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Financial crisis foretold 70 years earlier?

Excerpt from article by Jason Zweig (WSJ online).

Decades before anybody had ever heard of a mortgage derivative, an economist named Melchior Palyi predicted key causes of the 2008-2009 financial crisis with precision that makes a modern reader's hair stand on end.

The seeds of today's problem were planted long ago, and its forgotten history holds important lessons. In 1936, as part of reforms under the new Banking Act, the U.S. government mandated that federally regulated banks could no longer hold securities that weren't rated investment-grade by at least two ratings firms.


Asked by tasches at 2:23 PM on Nov. 9, 2010 in Money & Work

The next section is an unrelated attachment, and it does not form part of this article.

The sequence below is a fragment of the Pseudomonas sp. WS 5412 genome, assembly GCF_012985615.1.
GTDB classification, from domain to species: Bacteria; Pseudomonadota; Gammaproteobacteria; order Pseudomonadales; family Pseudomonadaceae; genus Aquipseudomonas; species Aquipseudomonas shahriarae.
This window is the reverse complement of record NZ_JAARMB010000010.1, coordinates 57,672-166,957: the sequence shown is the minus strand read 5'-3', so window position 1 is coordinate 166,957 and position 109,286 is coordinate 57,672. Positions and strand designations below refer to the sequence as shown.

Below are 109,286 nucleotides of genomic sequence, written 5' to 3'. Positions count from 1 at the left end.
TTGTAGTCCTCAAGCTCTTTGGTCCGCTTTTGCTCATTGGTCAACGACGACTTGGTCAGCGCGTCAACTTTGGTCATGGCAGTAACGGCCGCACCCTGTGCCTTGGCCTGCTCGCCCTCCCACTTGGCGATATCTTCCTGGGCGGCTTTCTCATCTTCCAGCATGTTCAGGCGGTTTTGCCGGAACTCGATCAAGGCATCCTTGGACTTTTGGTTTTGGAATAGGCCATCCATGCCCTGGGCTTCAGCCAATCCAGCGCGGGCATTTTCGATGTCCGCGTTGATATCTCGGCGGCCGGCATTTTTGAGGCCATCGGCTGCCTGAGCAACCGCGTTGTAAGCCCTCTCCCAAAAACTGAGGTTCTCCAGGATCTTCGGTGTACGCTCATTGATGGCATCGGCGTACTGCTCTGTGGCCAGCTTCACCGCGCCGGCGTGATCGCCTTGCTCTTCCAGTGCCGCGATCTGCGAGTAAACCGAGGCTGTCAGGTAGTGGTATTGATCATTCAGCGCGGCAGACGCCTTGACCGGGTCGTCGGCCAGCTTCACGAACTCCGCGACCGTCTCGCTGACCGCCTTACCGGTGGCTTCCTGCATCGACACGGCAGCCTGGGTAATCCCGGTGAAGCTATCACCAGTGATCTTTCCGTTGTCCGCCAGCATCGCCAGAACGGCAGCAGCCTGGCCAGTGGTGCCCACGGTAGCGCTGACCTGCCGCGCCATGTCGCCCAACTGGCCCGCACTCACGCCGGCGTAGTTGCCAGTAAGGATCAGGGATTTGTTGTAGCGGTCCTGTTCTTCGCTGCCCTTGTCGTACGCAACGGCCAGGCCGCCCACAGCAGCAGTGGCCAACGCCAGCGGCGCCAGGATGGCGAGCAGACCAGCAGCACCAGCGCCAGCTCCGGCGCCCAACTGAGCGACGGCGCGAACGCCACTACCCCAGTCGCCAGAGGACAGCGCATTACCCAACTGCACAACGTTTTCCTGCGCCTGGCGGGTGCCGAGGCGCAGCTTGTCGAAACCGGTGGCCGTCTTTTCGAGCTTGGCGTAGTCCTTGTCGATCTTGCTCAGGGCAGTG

Level 48 (298,202 Credits)
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Answers (4)
  • The economists from the Federal Reserve Bank of New York used to mumble about stuff like that in the 1980's while I temped for them. That is why they were the cheapest in salaries towards their workers. They knew all along is was going to happen.....

    Answer by Anonymous at 2:32 PM on Nov. 9, 2010

  • You would think that we would learn from the past in order to avoid the same mistakes in the future.

    Answer by Lordgivemewizdm at 2:27 PM on Nov. 9, 2010

  • You realize that was written during the Great Depression?

    Answer by HotMama330 at 12:16 PM on Nov. 10, 2010

  • Mr. Palyi warned in 1938 that a push toward universal home ownership would "make the population fixed to the ground" by "overburdening them with housing costs." That, he foresaw, would limit the mobility of American workers—helping explain why unemployment is so stubbornly high today.

    Link to full article:

    Comment by tasches (original poster) at 2:23 PM on Nov. 9, 2010